On Monday, June 29, Michael Devonshire, a New York architectural conservator, visited Preservation Institute: Nantucket and spoke about projects he’s worked on. He’s very passionate about what he does and has had the chance to work on some unique buildings. Take the Bannerman Castle. It was constructed on an island in the middle of the Hudson River in Upstate New York shortly after the Spanish-American war to store military surplus. It’s now in ruins and owned by the state, but Devonshire was part of a team that assessed its condition to see if it could be stabilized and opened to the public. They came across some interesting stuff; Civil War-era bayonets and beds had been used to reinforce the walls, and live ammunition had to be removed.
In the afternoon, Devonshire accompanied us to the Maria Mitchell Association buildings we will be documenting. He had already thoroughly investigated them a few years back, so it was enlightening to hear a professional’s take on the problems there. (We’ve quickly realized the two biggest problems for historic structures on Nantucket are water and later applications of Portland cement.)
Tuesday saw us back at the Maria Mitchell Association beginning the formal conditions assessment after figuring out who was going to do what. In our subgroup, we inspected the Mitchell House, photographing potential problem areas.
In the afternoon, Peter Aalestad gave us a crash course on architectural photogrammetry. I don’t have a complete grasp of how photogrammetry works, but basically Aalestad takes a bunch of photos, puts them through a computer program, and then can come up with detailed measured drawings. The process is so rarely performed, Aalestad said he’s the only person in the U.S. who does it. After his presentation, we headed back to the Mitchell House to snap some photos, including this one of the Preservation Institute: Nantucket group.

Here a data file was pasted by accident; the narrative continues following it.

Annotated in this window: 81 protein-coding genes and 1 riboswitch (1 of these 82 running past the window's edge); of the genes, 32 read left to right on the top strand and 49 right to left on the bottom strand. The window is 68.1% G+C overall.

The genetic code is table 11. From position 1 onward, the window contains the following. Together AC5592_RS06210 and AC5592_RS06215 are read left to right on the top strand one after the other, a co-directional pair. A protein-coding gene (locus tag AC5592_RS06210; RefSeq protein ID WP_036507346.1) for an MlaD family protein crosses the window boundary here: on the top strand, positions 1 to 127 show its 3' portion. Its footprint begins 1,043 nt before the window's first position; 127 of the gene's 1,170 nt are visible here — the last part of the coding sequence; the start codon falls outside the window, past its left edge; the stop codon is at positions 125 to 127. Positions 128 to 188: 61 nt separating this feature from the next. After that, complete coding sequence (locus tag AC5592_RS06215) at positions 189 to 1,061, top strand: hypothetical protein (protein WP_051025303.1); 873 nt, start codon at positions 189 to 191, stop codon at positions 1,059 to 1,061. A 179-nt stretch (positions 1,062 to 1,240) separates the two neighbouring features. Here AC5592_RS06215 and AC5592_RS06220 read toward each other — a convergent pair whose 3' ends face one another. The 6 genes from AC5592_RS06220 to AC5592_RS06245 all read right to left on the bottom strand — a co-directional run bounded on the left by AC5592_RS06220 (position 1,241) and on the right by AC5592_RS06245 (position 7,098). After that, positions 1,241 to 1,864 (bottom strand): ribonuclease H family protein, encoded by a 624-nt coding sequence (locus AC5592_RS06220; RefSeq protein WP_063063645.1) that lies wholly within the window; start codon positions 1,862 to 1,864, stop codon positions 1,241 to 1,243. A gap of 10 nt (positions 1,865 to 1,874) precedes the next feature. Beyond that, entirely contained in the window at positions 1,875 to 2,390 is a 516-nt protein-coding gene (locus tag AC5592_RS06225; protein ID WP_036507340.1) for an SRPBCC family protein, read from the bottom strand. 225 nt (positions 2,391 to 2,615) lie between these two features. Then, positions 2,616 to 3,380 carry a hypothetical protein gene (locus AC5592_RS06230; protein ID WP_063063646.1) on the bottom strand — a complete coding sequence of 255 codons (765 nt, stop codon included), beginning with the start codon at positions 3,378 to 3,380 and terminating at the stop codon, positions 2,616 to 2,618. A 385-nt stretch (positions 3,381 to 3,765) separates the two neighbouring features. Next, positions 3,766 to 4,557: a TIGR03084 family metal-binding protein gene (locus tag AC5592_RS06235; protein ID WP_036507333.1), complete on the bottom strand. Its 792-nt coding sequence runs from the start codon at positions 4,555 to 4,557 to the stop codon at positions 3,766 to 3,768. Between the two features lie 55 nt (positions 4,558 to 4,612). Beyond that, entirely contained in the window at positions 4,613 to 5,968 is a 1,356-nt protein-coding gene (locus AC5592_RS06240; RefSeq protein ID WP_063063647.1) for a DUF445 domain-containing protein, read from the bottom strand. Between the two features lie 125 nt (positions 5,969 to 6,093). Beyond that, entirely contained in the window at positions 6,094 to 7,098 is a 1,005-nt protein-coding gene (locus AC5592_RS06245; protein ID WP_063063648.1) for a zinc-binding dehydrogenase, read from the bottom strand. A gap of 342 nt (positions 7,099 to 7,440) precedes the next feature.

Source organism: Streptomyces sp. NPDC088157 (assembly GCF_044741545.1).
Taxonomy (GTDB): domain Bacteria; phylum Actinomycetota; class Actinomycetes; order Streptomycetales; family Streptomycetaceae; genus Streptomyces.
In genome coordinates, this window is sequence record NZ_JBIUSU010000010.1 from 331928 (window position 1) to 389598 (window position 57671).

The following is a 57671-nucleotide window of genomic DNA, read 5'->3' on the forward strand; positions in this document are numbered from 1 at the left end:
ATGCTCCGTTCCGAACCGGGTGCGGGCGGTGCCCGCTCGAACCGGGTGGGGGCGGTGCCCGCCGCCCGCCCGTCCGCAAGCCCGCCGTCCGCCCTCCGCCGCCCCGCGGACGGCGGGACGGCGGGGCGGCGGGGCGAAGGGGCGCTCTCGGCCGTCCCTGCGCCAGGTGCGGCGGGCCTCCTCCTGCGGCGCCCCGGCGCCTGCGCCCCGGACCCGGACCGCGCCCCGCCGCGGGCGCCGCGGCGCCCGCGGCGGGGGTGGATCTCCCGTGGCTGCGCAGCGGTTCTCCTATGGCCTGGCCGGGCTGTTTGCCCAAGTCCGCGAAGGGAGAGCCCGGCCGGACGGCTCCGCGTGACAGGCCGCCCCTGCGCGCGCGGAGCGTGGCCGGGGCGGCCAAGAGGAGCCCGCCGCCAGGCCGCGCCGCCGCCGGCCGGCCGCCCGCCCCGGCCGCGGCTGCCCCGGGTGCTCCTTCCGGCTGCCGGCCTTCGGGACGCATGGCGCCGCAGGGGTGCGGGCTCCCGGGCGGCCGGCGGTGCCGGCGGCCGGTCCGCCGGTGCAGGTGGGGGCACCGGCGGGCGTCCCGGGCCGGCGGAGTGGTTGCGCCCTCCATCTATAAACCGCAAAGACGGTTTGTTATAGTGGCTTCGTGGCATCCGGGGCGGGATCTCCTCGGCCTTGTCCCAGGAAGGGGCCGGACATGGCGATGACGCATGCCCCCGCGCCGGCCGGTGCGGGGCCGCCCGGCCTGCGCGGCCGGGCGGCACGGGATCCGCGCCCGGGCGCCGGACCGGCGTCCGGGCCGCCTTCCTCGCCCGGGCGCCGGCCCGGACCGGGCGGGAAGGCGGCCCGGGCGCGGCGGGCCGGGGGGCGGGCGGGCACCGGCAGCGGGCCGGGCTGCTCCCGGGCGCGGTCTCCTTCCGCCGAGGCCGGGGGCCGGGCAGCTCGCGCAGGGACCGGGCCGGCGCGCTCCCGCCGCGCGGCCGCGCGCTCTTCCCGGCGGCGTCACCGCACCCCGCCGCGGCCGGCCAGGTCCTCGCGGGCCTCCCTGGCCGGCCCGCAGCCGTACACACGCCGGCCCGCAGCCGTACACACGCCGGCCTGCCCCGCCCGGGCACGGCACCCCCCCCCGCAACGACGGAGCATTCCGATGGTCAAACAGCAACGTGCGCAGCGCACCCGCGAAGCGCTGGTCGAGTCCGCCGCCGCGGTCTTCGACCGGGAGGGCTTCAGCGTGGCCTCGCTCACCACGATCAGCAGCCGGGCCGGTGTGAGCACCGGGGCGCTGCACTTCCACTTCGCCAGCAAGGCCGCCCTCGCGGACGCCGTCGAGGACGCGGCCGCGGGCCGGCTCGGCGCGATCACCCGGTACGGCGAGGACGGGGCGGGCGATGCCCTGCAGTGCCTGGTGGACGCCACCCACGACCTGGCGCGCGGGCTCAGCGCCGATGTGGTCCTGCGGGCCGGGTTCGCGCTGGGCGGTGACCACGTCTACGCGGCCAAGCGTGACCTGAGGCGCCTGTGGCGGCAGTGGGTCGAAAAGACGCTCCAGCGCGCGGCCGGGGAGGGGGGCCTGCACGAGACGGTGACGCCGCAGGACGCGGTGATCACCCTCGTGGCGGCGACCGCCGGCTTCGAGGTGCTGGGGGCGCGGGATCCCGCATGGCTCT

Wednesday was our first day of measuring at the Maria Mitchell Association. I measured two structures at the Manatee Village Historical Park in the fall, but those were very informal, i.e. not up to Historic American Building Survey standards. Measuring isn’t as easy as stretching out a tape measure. Proportional sketches must be first drawn. Then level datum lines and plumb bobs must be set up. Measurements must be to the 1/8 or 1/16 inch.
Thursday was supposed to be another day spent out measuring, but the weather was poor and we were kept at Sherburne Hall. It was used as a day to discuss what we had learned Wednesday and go over our trip to Newport, Rhode Island, which begins Tuesday. Some of us also received a crash course on CAD, an architectural software program, from one of our peers. Yikes. On a brighter note, I finally found Something Natural.
For my internship, on Friday I started work documenting the Higginbotham House as part of an interior easement program. A partner and I studied the architectural features of most of the lower level.
On Sunday, half of us PI:N students visited a house that’s going to be on the upcoming tour of kitchens. The welcoming homeowners showed us around their home, which they believe was built about 1790. In exchange, we wrote about the architectural details for the docents who will be stationed at the house.
Here are some photos:
We’re heading to Newport, Rhode Island, tomorrow on the 6:30 a.m. ferry. Ugh.